EAA social media session

Some thoughts stimulated by our great social media session at the EAA.

1.Does online communication and networking depend largely on offline networking to work effectively?

2. Is the challenge to authority presented by the use of social media in archaeology of itself a good or bad thing?

3. Can we, or even should we, try to control the flows of communication in cyberspace to our advantage (that is the advantage of archaeology)?

4. What are our motives in the self-publicity that is involve in using Facebook or Twitter?

5. We assume the world is ready and waiting for what we have to say. Perhaps we should be less naive and learn about what the world wants from us (if anything).

6. Archaeology is not just the recovery of the past but a debate about the meanings of the past and is therefore a social practice. Yet the social practices of archaeology are not usually taught (except in a very few postgraduate degrees).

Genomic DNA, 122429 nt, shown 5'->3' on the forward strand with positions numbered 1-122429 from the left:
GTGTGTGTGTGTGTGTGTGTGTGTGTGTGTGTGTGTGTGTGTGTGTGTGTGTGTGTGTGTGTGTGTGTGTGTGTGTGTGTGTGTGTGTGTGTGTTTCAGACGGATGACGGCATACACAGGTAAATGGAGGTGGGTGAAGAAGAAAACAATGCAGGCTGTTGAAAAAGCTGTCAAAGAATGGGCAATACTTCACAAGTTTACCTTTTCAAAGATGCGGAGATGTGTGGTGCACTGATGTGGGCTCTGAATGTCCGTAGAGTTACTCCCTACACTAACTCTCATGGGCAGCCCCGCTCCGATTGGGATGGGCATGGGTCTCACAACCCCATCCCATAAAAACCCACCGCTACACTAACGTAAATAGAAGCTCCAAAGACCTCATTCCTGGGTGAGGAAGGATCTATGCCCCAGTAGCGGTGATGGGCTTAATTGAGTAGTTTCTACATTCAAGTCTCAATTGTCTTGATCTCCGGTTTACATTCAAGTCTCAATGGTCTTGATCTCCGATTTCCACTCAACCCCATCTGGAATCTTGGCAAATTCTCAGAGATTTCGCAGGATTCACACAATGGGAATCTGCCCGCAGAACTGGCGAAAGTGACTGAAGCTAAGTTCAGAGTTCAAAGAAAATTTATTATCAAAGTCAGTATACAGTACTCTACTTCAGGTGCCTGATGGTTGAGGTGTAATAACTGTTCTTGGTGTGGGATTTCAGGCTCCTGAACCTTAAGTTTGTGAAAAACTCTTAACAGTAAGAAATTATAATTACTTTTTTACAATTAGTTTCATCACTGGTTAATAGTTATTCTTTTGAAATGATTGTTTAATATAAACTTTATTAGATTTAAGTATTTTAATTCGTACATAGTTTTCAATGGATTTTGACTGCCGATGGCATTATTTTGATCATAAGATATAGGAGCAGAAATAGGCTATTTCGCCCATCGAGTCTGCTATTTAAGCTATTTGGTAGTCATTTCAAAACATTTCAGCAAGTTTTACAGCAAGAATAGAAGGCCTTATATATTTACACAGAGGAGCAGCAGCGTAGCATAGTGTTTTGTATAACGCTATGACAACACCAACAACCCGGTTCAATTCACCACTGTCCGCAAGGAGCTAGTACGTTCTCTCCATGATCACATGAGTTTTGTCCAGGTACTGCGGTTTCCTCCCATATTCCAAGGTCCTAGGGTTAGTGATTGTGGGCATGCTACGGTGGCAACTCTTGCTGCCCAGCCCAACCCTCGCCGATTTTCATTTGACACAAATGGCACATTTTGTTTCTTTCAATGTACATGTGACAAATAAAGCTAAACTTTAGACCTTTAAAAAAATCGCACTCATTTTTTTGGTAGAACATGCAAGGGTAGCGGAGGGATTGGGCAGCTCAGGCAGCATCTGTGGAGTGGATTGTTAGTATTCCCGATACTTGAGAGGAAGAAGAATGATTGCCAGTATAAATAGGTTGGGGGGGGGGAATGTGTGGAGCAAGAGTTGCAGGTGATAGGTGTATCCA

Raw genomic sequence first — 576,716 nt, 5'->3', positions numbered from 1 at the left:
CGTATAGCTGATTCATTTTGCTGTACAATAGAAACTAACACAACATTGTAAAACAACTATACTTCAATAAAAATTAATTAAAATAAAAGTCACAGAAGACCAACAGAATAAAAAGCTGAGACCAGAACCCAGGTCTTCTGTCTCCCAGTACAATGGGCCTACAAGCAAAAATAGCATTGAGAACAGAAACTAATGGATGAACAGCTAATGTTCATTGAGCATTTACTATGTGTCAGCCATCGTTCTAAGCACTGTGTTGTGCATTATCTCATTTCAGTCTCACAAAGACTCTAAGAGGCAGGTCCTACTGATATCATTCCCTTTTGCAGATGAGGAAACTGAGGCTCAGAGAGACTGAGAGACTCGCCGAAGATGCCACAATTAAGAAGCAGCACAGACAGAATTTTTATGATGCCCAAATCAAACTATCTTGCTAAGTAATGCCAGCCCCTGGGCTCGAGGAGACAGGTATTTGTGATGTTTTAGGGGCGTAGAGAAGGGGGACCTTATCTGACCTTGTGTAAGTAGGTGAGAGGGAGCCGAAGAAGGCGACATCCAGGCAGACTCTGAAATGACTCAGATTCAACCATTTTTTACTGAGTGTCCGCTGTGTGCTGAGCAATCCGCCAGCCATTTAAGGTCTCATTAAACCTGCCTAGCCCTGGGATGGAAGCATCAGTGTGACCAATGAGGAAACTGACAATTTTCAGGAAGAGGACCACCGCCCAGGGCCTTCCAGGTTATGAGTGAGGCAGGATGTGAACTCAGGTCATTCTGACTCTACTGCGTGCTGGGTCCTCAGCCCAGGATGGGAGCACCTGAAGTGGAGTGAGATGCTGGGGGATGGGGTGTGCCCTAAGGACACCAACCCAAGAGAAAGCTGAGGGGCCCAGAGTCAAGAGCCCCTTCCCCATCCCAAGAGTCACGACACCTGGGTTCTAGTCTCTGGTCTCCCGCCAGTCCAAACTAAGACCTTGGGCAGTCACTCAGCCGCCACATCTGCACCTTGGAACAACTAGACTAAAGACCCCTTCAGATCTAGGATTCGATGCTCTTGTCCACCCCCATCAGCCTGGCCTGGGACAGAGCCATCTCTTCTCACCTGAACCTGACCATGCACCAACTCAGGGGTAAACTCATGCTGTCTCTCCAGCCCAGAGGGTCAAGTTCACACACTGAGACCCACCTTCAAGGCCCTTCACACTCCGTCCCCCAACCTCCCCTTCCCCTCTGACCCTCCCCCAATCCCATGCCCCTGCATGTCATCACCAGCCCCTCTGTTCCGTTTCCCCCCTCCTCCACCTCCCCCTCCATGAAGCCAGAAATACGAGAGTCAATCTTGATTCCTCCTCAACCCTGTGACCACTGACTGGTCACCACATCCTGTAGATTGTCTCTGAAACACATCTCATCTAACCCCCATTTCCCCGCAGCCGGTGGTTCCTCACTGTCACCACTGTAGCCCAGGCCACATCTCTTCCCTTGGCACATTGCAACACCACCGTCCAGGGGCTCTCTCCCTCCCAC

7. How can we get the technology that allows folk to explore and understand their local environment more widely known about and used?

8. When is a troll not a troll but someone with views we simply disagree with?

9. How do we balance our desire for a serious role for archaeology and a public desire for a leisure activity or for entertainment?

10. Can we manipulate the 1-9-90 rule to our advantage by creating a more representative and supported 1% rather than simply accepting whatever 1% happen to exist?

11. If power within Internet usage and communication is moving away from the sender to the receiver, how can we avoid being merely the plaything of others providing resources for them use or misuse as they like? Can we build in a integrity of message that can survive the distortions and noise of the receivers?

12. Is there a wisdom in crowds and can this work to our advantage?

 

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About donhenson

I am freelance consultant archaeologist specialising in public archaeology, interpretation, education and the media.
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